- The Museum of Miniatures. Located in the town of Ordino, the Museo de la Miniatura display a large variety of works by Nicolai Siadristy, a Ukrainian artist considered to be one of the world’s best miniature artists.
- The Perfume Museum. More than 39,000 units and thousands of different fragrances await you in five different rooms in this one-of-a-kind museum.
- The Comic Museum. Check out this colorful museum where 1,000+ copies wait to satiate your love for comics. The oldest piece is Little Nemo in Slumberland, dating back to 1904.
- The Electricity Museum. It’s open all year round, but from May to September, you can follow the Engolasters hydroelectric route. The tour takes you to the Engolasters lake’s dam where you’ll have a chance to peek inside the secrets of electricity production.
- The Tobacco Museum. While tourism is the main driver of country’s economy nowadays, tobacco production was Andorra’s leading industry not long ago. Learn about all the different tobacco production processes at the museum’s permanent exhibition.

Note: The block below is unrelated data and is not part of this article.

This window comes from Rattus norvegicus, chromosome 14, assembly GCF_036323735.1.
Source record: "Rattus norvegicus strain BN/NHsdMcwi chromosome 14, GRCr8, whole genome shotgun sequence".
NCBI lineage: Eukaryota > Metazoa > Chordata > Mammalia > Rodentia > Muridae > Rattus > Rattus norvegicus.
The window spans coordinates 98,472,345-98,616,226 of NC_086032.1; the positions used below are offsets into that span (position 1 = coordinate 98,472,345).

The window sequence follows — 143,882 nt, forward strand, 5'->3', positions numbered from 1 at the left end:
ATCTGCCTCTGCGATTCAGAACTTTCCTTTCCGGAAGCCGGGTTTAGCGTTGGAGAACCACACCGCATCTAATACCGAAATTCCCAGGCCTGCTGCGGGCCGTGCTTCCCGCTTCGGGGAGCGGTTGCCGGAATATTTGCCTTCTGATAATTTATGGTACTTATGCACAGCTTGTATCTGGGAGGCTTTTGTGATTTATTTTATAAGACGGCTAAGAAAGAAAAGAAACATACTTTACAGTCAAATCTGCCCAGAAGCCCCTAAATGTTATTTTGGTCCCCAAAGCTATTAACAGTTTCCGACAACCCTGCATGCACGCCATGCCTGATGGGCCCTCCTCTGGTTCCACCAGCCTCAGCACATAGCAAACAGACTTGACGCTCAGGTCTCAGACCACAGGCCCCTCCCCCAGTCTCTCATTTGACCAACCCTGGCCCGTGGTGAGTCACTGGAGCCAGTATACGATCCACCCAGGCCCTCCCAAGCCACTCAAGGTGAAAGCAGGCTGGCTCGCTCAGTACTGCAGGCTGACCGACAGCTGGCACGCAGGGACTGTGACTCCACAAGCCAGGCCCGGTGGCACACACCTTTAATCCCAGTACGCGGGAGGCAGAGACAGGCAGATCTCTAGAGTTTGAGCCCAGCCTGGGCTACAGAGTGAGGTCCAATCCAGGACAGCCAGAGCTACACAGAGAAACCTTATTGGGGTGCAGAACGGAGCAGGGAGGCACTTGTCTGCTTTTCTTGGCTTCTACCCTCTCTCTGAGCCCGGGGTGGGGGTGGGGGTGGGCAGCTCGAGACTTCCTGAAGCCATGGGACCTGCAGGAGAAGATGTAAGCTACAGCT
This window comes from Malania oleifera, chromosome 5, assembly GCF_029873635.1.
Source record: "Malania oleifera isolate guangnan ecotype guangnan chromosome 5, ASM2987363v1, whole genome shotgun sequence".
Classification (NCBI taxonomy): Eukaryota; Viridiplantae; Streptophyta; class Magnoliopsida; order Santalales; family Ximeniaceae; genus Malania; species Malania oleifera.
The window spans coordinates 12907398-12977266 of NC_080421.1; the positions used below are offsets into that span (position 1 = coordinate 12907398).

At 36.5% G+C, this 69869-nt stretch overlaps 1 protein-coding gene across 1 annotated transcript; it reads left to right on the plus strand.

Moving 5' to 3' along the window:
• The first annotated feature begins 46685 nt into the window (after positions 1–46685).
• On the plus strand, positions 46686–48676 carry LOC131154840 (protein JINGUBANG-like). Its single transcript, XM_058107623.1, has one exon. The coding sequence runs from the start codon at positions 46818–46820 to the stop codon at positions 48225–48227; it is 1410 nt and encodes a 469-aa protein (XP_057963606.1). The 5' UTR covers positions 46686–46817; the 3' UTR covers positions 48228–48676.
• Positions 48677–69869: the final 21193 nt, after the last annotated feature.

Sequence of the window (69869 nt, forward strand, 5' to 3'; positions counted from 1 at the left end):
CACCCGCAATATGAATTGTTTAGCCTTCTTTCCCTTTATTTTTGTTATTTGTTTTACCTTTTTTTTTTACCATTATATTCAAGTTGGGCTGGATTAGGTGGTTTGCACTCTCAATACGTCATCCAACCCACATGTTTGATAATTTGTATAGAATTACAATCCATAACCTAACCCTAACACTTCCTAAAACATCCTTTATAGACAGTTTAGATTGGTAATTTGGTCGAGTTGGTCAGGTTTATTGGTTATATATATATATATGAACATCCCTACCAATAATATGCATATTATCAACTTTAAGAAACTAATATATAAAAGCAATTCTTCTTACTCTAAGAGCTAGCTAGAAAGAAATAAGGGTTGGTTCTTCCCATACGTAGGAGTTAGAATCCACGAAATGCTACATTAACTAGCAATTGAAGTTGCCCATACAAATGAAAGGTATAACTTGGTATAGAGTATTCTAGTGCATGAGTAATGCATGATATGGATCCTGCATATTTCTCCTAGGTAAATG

Charge Your Taste Buds with Andorran Cuisine
The cuisine of Andorra is not very popular worldwide, so use your day trip from Barcelona to Andorra as you’ll hardly have another chance to try it.
Similar to neighboring Catalonia and France, locals like eating escargots. Hare and boar are some of the mountain game dishes you can expect to find in the country as well.
If you’re more of a traditional food lover, we recommend two typical dishes for you to try when in Andorra:
- Trinxat. Resembling Bubble and Squeak, the dish epitomizes cabbage, leek, potatoes, and pork meat. Chunks of garlic and fresh parsley add a fragrant touch to trinxat.
- Escudella. Andorra’s national dish is a meat and vegetable stew and soup. The dish combines meat, pasta shells, and various seasonal veggies, including cabbage, carrots, and celery. Peculiar fact: Catalan people ate the dish every day back in the 14th century.